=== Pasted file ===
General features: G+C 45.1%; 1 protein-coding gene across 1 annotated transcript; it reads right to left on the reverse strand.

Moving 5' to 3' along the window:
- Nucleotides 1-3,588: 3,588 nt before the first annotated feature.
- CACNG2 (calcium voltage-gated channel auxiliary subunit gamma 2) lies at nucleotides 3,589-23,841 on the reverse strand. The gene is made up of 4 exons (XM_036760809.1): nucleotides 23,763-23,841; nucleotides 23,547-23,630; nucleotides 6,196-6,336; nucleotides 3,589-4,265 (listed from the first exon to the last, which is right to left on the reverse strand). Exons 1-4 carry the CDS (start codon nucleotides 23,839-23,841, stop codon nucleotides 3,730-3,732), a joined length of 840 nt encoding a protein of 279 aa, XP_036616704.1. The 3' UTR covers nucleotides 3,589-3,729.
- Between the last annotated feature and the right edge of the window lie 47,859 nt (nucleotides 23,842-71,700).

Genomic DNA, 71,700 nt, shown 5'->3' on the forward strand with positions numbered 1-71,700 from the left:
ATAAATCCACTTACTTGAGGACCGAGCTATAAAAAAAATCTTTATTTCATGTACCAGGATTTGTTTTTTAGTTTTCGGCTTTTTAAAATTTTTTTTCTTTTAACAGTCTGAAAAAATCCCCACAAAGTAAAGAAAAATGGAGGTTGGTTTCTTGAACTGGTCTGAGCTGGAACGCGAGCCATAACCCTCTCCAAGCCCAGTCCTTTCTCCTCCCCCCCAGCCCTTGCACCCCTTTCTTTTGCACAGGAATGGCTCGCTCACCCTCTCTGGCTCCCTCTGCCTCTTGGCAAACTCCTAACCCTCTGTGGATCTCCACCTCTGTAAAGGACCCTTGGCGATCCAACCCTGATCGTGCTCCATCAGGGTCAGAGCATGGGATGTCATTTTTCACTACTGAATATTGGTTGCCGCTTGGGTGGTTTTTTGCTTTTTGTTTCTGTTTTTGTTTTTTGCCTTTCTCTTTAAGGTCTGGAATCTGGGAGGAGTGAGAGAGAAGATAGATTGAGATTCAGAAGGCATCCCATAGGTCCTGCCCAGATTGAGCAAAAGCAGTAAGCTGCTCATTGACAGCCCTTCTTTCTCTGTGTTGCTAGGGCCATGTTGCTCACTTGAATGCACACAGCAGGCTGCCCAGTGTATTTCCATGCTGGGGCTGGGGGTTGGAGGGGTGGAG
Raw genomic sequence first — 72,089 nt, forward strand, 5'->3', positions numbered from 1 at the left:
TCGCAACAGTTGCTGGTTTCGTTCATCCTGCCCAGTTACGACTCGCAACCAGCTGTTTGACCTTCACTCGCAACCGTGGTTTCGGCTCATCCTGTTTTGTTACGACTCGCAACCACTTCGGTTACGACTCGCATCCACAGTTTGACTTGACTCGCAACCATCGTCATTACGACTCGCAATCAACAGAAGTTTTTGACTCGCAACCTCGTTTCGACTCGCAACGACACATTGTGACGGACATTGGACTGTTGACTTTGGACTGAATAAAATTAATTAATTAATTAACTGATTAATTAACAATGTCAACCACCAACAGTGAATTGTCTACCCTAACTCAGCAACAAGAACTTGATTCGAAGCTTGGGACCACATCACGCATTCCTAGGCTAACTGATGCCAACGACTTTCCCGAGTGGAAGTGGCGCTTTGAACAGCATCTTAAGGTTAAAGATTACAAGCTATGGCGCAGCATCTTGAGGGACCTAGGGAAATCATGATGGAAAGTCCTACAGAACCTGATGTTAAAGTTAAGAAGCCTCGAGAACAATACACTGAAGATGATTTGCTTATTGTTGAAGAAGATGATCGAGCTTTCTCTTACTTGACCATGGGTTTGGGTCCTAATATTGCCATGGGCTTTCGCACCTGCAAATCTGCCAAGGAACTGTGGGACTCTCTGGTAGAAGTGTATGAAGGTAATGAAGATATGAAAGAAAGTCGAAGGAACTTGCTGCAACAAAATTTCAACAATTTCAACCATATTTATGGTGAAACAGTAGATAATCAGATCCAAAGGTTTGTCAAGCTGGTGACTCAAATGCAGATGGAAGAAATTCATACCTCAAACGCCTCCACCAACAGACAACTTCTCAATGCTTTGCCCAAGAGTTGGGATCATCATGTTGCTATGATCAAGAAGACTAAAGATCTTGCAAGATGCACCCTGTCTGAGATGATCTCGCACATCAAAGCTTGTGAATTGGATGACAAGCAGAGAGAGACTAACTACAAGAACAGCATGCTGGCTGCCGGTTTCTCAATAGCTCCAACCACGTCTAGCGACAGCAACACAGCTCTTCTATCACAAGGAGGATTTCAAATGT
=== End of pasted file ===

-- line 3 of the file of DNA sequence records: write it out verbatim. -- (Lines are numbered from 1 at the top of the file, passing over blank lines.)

- Nucleotides 1-3,588: 3,588 nt before the first annotated feature.